Debt collectors often resort to coercion
There are more than 6,000 debt collection companies around the country, and they contacted about 70 million consumers about allegedly unpaid bills in 2016, according to a survey conducted by the Consumer Financial Protection Bureau. Debt collectors most often contact consumers in Florida and elswewhere regarding credit card or medical debt, and an alarming number of these calls involve coercion or threats according to the CFPB data.
Companies pursuing unpaid bills are generally not permitted to use tactics that abuse, harass or oppress, but one in four of the consumers polled by the CFPB said that they felt threatened during a debt collection call. Bill collectors only respected requests to cease making contact about 25 percent of the time, and more than half of the consumers surveyed said that they were contacted about debts they did not owe or were asked to pay an amount that did not match their records.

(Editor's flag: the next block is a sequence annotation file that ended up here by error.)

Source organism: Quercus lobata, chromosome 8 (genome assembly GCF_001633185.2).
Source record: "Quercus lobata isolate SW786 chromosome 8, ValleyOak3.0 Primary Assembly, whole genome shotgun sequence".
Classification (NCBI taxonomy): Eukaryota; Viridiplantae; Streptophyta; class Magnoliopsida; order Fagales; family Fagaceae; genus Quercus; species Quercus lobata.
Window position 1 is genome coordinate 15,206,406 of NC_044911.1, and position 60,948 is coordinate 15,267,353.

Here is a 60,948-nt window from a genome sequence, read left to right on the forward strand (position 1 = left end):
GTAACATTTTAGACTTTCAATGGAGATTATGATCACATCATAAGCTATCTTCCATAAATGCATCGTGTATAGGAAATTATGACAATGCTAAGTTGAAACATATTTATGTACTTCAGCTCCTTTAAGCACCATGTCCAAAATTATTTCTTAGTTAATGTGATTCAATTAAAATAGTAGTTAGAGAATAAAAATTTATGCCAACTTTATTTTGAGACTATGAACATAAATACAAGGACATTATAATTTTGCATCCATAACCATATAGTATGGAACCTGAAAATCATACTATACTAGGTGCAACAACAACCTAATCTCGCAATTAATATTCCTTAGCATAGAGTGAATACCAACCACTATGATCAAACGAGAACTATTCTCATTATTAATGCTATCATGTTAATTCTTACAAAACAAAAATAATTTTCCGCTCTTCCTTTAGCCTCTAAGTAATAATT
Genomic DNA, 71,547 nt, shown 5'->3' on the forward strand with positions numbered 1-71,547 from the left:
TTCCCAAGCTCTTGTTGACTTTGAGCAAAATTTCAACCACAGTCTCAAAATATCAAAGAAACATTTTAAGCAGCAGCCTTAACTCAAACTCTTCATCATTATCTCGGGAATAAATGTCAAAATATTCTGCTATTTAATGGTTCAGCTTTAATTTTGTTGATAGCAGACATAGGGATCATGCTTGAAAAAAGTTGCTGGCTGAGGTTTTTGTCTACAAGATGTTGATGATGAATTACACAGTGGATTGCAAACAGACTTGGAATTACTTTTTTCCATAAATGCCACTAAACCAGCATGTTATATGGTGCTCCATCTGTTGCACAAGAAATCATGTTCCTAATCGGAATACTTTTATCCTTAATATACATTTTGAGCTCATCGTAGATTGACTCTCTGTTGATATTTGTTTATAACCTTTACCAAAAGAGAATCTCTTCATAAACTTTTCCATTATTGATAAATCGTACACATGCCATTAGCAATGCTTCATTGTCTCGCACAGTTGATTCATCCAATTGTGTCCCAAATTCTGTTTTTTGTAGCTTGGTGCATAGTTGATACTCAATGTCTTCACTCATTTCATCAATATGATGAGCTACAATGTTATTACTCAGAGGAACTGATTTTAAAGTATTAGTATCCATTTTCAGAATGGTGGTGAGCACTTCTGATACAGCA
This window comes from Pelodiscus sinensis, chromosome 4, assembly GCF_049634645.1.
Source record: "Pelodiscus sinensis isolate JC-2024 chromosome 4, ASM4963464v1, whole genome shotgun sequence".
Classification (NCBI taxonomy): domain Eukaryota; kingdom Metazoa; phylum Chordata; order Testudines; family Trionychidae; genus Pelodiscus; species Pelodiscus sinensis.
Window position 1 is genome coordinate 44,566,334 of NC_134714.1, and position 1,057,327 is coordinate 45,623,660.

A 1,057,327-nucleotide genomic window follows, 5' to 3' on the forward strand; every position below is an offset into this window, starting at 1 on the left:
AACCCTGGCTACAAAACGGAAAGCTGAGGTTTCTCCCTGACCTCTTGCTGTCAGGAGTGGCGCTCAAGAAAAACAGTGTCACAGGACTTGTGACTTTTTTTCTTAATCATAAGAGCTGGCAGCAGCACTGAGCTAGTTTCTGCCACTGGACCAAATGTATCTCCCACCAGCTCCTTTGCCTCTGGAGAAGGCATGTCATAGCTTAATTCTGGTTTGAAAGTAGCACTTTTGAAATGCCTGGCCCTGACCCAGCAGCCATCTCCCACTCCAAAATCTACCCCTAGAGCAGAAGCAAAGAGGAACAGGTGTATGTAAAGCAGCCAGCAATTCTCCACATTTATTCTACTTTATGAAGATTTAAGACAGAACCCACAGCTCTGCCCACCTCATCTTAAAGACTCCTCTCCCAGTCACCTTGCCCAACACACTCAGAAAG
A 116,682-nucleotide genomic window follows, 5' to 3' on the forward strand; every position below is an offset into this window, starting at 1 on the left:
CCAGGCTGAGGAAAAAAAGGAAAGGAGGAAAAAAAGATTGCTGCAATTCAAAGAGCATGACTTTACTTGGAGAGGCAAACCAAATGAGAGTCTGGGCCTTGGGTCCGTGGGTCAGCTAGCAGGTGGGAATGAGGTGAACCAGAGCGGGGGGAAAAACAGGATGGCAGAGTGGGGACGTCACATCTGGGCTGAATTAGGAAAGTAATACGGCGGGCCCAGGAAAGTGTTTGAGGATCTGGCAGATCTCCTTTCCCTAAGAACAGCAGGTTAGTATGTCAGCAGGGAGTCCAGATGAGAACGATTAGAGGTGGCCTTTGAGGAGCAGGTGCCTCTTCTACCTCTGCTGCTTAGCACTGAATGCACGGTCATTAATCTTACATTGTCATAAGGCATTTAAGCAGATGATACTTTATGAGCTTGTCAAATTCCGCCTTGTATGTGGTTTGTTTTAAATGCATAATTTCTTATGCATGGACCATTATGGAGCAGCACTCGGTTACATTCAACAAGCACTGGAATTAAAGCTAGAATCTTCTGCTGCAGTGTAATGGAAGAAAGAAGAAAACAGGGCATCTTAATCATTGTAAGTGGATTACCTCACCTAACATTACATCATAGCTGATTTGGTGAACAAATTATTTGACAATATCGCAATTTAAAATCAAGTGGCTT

Debt collectors are required to not make calls at certain hours without prior consent, but this is another rule that the industry seems to routinely ignore. More than a third of the consumers polled said that they were contacted between 9:00 p.m. and 8:00 a.m. The data also suggests that debt collectors are extremely persistent. More than a third of the respondents reported being called about debts in collection four or more times each week, and 17 percent told researchers that they were contacted on at least eight occasions each week.
Harassment from debt collectors can make coping with an unmanageable financial situation even more difficult, but lawyers with experience in this area could explain how filing a Chapter 7 or Chapter 13 personal bankruptcy places an automatic stay on collection efforts. Once creditors have been notified of a bankruptcy filing, they may no longer make contact by mail or phone about debts included in the Chapter 7 or Chapter 13 petition.